English Language & Usage Stack Exchange is a question and answer site for linguists, etymologists, and serious English language enthusiasts. It's 100% free, no registration required.

Sign up
Here's how it works:
  1. Anybody can ask a question
  2. Anybody can answer
  3. The best answers are voted up and rise to the top

What is the plural of learning? Is it learnings?

share|improve this question

Yes, the plural of learning is learnings. It appears in established expressions like new learnings (a medical term).

I don't think it's very widely used, and I think most uses I could read are just mistakes. The term is voguish, and it sounds good, but I don't see the need for it in “Key learnings from X” when you can just say “Key lessons from X”.

share|improve this answer

Actually, learnings sounds terrible to native American English speakers. I never heard of it being used at all until I worked with people from India.

Learnings, informations, and the needful were all new to me, and I'm not even sure if they are correct.

Looking up the noun in the Oxford English Dictionary and in other dictionaries, I see no text referring to learnings at all, so I'm not sure if it is the correct plural of learning. I've never heard it spoken by English speakers born in America.

Here is another discussion on it: http://answers.yahoo.com/question/index?qid=20081013100405AAb3jdp

share|improve this answer
1  
Learning is usually uncountable in American English ... we don't pluralize it. – Peter Shor Sep 21 '11 at 18:11

If you're taking 'learning' as a gerund (the noun version of the present participle), then I don't really think that a plural of it is a coherent notion.

If you take 'learning' to be 'a thing learned or to be learned', it is a bit new to most people, and sounds like a neologism by advertisers or people who couldn't remember the word 'lesson' or 'fact'. In that case, yes, the appropriate plural would be 'learnings'.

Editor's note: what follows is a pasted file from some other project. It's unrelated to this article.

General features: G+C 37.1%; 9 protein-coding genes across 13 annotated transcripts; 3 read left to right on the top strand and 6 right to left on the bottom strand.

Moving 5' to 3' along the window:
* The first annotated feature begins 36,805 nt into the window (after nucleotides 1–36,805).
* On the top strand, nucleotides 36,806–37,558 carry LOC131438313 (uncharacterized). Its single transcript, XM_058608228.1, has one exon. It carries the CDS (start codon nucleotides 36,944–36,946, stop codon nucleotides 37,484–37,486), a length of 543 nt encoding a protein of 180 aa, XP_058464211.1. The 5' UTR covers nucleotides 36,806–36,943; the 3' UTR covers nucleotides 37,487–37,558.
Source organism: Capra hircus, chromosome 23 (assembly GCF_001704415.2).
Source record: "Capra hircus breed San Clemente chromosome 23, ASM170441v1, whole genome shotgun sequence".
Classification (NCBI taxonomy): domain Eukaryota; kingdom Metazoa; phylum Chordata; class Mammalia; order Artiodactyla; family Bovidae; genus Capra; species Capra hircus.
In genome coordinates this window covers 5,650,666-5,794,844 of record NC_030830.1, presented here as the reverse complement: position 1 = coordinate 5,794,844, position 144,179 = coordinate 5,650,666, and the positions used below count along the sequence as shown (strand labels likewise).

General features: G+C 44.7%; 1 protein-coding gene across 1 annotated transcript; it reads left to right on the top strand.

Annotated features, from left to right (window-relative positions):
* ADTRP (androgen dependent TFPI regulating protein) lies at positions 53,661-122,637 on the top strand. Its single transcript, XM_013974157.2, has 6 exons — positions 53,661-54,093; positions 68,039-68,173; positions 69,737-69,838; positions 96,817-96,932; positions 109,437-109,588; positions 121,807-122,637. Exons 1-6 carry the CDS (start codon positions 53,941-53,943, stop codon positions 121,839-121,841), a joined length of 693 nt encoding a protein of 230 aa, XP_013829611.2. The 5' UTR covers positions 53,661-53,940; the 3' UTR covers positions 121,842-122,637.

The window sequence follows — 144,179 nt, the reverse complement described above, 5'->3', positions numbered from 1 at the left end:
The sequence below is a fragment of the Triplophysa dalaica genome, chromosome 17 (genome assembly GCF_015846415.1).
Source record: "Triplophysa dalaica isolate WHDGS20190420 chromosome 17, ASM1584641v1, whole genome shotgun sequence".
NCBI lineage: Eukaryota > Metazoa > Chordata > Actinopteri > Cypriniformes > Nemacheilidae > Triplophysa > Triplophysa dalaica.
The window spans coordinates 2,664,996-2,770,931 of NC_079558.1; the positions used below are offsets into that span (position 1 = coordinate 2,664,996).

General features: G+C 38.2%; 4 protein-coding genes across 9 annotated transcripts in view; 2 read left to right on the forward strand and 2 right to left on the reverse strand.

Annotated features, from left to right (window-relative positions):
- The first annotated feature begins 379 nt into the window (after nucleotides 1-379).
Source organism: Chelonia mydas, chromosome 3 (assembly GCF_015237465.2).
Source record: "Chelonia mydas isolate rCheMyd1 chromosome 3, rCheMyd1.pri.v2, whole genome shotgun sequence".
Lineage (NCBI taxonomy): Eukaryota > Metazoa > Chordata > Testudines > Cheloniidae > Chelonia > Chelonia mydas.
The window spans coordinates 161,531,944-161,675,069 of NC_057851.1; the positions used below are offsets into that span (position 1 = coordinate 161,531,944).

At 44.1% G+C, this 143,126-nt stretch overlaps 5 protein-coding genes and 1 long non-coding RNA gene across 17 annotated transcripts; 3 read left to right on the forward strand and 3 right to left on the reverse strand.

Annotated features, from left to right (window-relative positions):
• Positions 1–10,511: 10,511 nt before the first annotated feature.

share|improve this answer

This is an interesting case where "learning" can be either countable or uncountable depending on the context. If it is uncountable, it doesn't take a plural ending.

Let me give you a different word with a similar word: "time".

There is plenty of time to get everything done.

Here "time" is a singular, because we are talking abstractly about time in general.

I have these times available to meet with you: 9am, 10:30am and 2pm.

Here we use a plural because we are not talking about time in the broad abstract but specific individualized times.

So let's talk about learning.

There is plenty of learning to be had in his grammar class.

Here we are talking about abstract learning in general, rather than individual items of learning.

In his class I learned how to conjugate verbs and decline nouns. Each of these learnings together helped me toward mastery of the language.

This terminology while awkward to many grammarians has become a kind of jargon phrase. For example this book is called "Essential Learnings in Mathematics.". This spike can be seen in the ngram of the word's usage. Which shows it peaking in the 1960s.

However, it does have less buzzwordy usage too. There a few citations of it such as ones referenced here including this from Shakespeare:

Shakespeare Cymbeline (1623) i. i. 43 The king..Puts to him all the Learnings that his time Could make him the receiuer of.

According to wiktionary, there are older citations where "learnings" is used to mean the compliment: teaching. In times past "learn" could be used to mean "teach" as in "I learned him how to ride a bike." Sounds awful to the modern ear, but it was one of the meanings of the word in the past.

There is a lot more at that wiktionary link.

share|improve this answer

protected by tchrist Feb 27 '13 at 13:42

Thank you for your interest in this question. Because it has attracted low-quality or spam answers that had to be removed, posting an answer now requires 10 reputation on this site (the association bonus does not count).

Would you like to answer one of these unanswered questions instead?